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Just buying China broadly will no longer deliver returns and investors now need to be selective with their mainland stock picks, said Michael Chiu, Asia Pacific equities investment director at HSBC.
"China is no longer a beta market. In the past, people would think about China as an emerging market. They would just close their eyes and buy China," but that no longer works, Chiu said at the AsianInvestor Southeast Asia Institutional Investor Forum in Singapore on Wednesday..
On Wednesday, the Shanghai Composite rallied more than 1 percent to about 2,260, a three-month high, however the index remains well below its all-time high of around 6,088, touched in 2007. The Shenzhen index tacked on 1.0 percent to close at about 1,064 Wednesday, not even close to its all-time high of around 1,550, touched in 2008.
(Read more: We're reassured by China reforms: World Bank)
"If you look at the indexes, the market definitely isn't going back to its former glory yet," Chiu said. "If we just close our eyes and randomly pick a stock in MSCI China, most likely you'll get a stock that has gone down year-to-date."
Simply picking a sector, such as the continuing story of consumer growth, driven by rising urbanization, is also unlikely to succeed, he said, noting that while three of the top five MSCI China index performers are consumer plays, so are the index's three worst performers .
(Read more: China stock rally's easy pickings may be over)
But while the overall market may face headwinds to broad-based allocations, valuations – especially of the mainland-based A-share market – remain low, even after the recent share rally, he said.
"The valuation, no matter if you look at the price-to-earnings, price-to-book, or discounted cash flow, is cheap," he said. "There are some long-term structural problems in the banking sector, the property sector and the infrastructure sector, but a lot of these are already discounted in A-chip valuations. "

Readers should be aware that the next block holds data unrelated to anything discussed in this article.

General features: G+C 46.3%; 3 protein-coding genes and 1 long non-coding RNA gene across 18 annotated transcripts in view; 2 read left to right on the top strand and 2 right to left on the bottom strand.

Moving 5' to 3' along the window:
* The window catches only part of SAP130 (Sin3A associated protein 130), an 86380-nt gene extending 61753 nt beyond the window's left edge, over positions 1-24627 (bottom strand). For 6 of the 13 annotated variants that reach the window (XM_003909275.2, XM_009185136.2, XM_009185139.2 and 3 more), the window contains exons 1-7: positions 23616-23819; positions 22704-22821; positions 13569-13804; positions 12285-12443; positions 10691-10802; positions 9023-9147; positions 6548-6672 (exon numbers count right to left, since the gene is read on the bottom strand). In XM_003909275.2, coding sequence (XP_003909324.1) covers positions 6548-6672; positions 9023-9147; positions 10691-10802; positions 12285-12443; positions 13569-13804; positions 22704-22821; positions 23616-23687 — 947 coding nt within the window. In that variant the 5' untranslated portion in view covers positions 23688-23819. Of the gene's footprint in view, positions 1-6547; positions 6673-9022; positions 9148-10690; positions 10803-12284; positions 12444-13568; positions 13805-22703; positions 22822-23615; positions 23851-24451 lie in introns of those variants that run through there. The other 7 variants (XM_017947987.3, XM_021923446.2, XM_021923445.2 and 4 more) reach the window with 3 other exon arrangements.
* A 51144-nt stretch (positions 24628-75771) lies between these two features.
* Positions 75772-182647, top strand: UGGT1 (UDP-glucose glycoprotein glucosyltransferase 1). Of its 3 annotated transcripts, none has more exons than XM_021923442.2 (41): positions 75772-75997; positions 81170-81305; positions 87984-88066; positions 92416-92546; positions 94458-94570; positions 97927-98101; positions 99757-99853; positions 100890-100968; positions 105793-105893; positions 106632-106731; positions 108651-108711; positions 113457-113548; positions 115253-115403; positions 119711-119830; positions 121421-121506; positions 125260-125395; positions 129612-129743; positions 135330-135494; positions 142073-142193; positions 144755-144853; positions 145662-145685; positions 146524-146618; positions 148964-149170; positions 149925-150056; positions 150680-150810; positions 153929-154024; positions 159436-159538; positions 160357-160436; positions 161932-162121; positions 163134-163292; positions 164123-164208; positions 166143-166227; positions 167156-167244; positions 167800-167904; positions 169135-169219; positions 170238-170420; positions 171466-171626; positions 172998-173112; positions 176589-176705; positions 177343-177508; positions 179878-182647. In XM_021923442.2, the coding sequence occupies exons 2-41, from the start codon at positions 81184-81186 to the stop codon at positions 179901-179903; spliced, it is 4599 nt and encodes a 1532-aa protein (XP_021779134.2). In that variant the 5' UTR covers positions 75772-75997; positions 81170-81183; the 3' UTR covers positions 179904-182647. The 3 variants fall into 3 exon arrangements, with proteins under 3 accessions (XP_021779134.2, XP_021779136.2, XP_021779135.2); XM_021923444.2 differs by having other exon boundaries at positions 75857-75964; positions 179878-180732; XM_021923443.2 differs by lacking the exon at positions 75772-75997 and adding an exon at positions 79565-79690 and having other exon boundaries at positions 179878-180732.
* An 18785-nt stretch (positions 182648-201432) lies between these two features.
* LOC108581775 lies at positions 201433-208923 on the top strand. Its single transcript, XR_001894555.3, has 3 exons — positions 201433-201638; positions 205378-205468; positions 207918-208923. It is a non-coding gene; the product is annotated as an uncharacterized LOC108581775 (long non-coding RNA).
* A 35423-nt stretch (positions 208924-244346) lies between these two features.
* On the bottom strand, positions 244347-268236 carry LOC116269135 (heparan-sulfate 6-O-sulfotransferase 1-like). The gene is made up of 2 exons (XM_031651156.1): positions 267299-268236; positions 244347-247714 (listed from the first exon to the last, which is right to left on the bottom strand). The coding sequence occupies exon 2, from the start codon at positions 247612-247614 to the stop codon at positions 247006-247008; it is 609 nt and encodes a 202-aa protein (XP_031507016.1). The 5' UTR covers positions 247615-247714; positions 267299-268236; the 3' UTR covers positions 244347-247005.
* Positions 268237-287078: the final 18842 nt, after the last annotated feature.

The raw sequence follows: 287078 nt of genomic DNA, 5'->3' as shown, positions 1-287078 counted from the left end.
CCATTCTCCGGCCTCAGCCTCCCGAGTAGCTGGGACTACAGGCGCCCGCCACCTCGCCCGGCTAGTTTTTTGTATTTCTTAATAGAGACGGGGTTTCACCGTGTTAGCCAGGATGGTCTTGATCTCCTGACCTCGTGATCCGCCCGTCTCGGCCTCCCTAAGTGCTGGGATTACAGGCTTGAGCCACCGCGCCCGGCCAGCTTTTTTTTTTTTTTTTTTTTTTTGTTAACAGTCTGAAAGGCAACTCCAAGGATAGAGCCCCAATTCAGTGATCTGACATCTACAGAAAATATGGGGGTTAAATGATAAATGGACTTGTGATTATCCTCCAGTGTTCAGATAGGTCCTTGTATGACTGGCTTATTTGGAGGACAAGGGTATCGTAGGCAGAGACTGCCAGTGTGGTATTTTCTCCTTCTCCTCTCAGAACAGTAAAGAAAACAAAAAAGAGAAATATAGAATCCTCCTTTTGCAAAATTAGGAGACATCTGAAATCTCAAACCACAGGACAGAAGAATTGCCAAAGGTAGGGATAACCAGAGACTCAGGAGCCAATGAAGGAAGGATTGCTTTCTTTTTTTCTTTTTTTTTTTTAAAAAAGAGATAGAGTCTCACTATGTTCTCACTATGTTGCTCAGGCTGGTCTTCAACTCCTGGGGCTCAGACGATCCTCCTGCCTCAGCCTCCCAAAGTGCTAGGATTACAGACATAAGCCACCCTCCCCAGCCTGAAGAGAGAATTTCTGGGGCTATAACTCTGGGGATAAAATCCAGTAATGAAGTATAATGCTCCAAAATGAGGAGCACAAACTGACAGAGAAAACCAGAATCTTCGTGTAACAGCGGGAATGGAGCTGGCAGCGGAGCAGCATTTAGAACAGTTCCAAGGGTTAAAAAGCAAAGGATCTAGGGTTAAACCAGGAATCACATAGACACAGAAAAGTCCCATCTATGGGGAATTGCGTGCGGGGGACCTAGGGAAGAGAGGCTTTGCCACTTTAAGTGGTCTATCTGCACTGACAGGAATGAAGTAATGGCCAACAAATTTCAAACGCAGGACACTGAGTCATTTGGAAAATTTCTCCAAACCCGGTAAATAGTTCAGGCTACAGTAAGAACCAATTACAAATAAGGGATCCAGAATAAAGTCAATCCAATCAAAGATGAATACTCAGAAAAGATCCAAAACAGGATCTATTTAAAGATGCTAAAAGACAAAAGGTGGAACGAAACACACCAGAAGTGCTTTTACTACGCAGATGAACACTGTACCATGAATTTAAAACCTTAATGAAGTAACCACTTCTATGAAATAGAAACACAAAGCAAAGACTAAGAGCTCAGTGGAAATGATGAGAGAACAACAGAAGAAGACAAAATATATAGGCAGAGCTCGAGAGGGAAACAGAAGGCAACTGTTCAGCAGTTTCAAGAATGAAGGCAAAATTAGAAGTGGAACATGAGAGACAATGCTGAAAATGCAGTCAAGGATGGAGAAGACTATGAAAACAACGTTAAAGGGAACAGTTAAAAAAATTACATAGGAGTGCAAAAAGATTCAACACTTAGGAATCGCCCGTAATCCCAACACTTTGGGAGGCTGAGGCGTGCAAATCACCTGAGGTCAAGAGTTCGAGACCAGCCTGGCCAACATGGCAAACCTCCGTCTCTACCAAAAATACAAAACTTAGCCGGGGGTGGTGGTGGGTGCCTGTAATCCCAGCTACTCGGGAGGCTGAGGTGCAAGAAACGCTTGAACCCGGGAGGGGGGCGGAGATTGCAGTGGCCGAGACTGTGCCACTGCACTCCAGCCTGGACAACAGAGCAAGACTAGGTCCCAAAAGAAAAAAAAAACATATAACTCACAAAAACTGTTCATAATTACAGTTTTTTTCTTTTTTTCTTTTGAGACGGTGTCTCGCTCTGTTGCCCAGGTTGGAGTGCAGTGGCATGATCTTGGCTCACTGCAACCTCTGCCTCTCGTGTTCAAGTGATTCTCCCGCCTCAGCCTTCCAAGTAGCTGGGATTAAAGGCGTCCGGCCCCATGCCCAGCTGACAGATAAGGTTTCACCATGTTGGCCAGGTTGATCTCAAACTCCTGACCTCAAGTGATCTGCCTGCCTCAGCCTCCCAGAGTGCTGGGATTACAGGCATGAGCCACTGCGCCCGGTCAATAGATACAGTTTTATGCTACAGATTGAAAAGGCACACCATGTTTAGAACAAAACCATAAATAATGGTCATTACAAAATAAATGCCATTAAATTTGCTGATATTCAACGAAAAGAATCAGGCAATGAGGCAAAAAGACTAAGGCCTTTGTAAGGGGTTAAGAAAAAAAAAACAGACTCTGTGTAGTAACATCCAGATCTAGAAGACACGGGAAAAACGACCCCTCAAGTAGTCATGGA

He likes the auto sector, noting it's trading around 10 to 15 times earnings, viewing it as not expensive when compared with volume growth of around 20-25 percent. The renewable energy sector is also a favorite, with some solar and wind power plays trading at less than 10 to 15 times earnings compared with the potential for more than 20 percent earnings growth.
(Read more: China's economic reforms: What you need to know)
Even a "hated" sector, such as property, which faces government measures to cool sales prices, has some small-cap counters trading at 2-3 times earnings, Chiu noted. "There are some problems with the sector, but at 2-3 times price-to-earnings, they are quite cheap when adjusted for the growth potential," he said.
To be sure, some analysts are less discriminating, expecting a broad rally in China's market.
"China will be the best performing stock market in the world next year," Jonathan Pain, the author of market newsletter "The Pain Report," told CNBC.
He calls the China stock market's underperformance compared with the country's solid economic growth a "great conundrum," which he attributes to Western media predicting an imminent economic collapse on the mainland. But with that overhang fading, he views the market valuations as compelling and he is positive on the country's reform prospects.
(Read more: China's reform drive threatens to derail yuan)
Goldman Sachs also expects broad gains in China shares in 2014. "External strength and stability at home ought to be enough to boost risk sentiment in China, particularly after several years of poor performance from Chinese equity indices," it said in a note.
It has an overweight call on the Hang Seng China Enterprises Index, setting an end-2014 target of 13,600, marking a nearly 20 percent rise from Wednesday's close at 11,368.78. It expects valuation multiples to expand and around 10 percent earnings-per-share growth.
— By CNBC's Leslie Shaffer. Follow her on Twitter: